Today's guest blog is by Doug White who knows a thing or two about protecting against hackers and identity theft. After all, he is the Chair of Cybersecurity and Networking at RWU. Pretty cool, huh? Read on to find out the three biggest mistakes you're probably making when you're online and how to fix them ASAP.
The internet is like the seediest market in the worst neighborhood in the sleaziest town in the world. And like that market, it’s filled with good people with great deals, the scum of the earth, and kitten videos (well, not so much kitten videos). Now, most of us would think twice about venturing into that market, or bars in Mos Eisley, but on the internet we don’t think twice. We click links, we download files, we upload files with flourish. Wow. The end result is about the same. Some small percentage of us come back with a great story (or a kitten video) and some other percentage of us get abused (And yes, Han Solo fired first.)...So, three things you can do TODAY, to improve your chance of survival:
I got robbed once. A guy offered to rent me a motorcycle and then said “It’s right back here in this alley.” I was stupid. I was also a tourist who really wanted a cheap motorcycle. On the internet, this very approach is one of the most successful rip-offs. Called phishing, it basically gets you to give up your info for free. The most common phishing attack is simply an email blast sent to millions of accounts saying something like “Validate your account immediately to avoid a special fee that has been assessed by congress.” You click the link to Bank of Tatooine and get a nice BOT login screen. This is a fake. So how can you tell? Well, THINK before you click. Ask yourself - Is this real? Check the link. Hover over the link and see if the link seems realistic: Is it BankofTatooine.com or is it BOT.file.foo.bar.ru/ripemoff/stupid/gotcha? It’s easy enough to go to the actual bank site and see what it should look like, but it’s also easy to copy the bank site exactly. Mostly, THINK. Would your bank ask you for this information blindly? Would congress ever actually do anything? In all cases, if you even have a remote thought that this is a phishing attack, call them using the number on your card or the bank’s website and ask about this request. But mostly, THINK. Almost every company on earth has a policy against requesting personal data via email or phone. (And yes, they do this by phone too and pretend to be the IRS, Microsoft, Bill Clinton, you name it.)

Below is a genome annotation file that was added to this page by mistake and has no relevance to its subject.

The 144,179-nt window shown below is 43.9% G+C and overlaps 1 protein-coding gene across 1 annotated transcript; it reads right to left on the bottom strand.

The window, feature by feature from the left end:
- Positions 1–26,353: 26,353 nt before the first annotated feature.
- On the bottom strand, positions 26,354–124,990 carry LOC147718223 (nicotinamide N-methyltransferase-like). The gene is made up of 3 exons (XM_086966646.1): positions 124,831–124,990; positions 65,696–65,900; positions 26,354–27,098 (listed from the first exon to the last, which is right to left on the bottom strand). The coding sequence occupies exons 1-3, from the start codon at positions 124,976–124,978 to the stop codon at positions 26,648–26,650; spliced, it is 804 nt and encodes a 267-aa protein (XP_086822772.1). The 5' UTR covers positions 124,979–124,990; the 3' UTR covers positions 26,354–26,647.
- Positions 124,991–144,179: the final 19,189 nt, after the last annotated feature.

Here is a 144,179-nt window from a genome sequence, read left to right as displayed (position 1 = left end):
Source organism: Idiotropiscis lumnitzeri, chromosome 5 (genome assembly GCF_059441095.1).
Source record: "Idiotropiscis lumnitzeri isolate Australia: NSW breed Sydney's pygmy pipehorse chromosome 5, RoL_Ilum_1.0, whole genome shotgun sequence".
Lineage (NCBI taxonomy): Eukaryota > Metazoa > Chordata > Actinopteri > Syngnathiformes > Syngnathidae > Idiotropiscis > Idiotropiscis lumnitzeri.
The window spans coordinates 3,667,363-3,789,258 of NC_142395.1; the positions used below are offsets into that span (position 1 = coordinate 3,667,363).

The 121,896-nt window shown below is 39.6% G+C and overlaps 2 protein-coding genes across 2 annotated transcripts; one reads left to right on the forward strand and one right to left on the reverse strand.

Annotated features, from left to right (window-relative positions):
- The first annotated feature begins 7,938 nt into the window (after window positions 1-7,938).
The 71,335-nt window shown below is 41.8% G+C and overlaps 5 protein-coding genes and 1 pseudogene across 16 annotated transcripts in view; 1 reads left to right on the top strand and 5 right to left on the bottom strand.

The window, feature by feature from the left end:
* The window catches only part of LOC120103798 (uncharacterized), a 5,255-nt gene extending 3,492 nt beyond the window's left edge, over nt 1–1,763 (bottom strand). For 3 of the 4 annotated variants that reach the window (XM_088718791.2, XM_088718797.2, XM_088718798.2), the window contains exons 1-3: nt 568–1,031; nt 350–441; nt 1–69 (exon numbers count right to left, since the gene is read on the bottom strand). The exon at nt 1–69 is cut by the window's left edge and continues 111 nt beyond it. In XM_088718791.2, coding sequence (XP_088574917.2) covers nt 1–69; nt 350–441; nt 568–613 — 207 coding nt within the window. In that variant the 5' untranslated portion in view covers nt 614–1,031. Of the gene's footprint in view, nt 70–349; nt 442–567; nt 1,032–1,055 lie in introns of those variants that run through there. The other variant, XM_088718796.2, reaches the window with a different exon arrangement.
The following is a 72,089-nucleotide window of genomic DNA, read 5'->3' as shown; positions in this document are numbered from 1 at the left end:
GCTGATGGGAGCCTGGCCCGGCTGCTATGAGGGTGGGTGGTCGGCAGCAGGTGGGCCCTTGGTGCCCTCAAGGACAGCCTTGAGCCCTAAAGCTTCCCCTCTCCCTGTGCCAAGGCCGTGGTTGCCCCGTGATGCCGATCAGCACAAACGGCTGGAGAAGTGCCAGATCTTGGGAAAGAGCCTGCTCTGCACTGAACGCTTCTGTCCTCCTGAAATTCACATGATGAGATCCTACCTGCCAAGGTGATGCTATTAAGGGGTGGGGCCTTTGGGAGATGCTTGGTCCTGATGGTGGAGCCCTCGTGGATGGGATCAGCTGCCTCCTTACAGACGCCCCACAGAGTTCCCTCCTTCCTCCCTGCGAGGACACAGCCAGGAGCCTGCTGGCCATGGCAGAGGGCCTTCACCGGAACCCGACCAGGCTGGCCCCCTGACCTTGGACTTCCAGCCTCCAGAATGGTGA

2) Use Protection.
Malware, botnets, viruses. They exist everywhere. And just like catching Tropical Sprue from drinking bad water (I will avoid all the obvious double entendres here.), you can catch all these things while just browsing. You need a malware detector (Malwarebytes.org is free). You need anti-virus (not many free ones, but it’s worth paying), and you may also need anonymous browsing (tor, incognito mode, etc.). My suggestion is to create an email account just for strangers and strange places and use that address when you meet someone new. Use the TOR browser or at least incognito mode, if you think you're going to sites which may be questionable (That’s a tough call.), but mostly, ensure you have filters in place. Just like meeting strangers on Craig’s list...
Finally, cynicism and paranoia have found a home (Yay, me!). If it sounds too good to be true, it is. You didn’t win the Spanish Lottery. You didn’t have a distant relative die in Nigeria and leave a fortune in the bank. BigDaddy21 is probably not a good person to meet via Craigslist in a parking lot (He drives a white van.). That great deal on exercise machines that requires you to pay the shipping up front, right? How about the remote login scam? A guy calls and tells you that your computer is infected with a virus and if you don’t let him fix it right now, remotely, you will be banned from the interweb forever. Scam. I could go on but there’s a word limit. NOTE: You can check out PattyJ.com for help with the lines that come from scowling.
Scared? That’s good. Remember, when you are walking alone through the internet, it’s a good idea to hang onto your belongings with both hands and have a can of “Wild Hog Pepper Spray”. No? Well, I’ve got a really good deal on some land in Kenya I can get you in on…
More About Doug
Doug White is the Chair of Cybersecurity and Networking programs at Roger Williams University. He has worked in the technology industry for many years and specializes in networking, disaster, forensics, and security. He has been paid to break into buildings, talk tech people out of their usernames and passwords, steal money, and figure out horrible scenarios like “What if a rabid shark swarm was caught up in a tornado while a core meltdown occurred? Could we still watch Netflix?” Doug has a PhD in Computer Information Systems and Quantitative Analysis from the University of Arkansas, is a Certified Computer Examiner, A Cisco Certified Network Administrator, A Certified Information Systems Security Professional, and a licensed private investigator. (And he actually got robbed twice.)
Photo Credits: Photo of lap top courtesy of #PattyJDotCom. Photo of Doug White courtesy of Ashley Farney: To see more of her work, click here.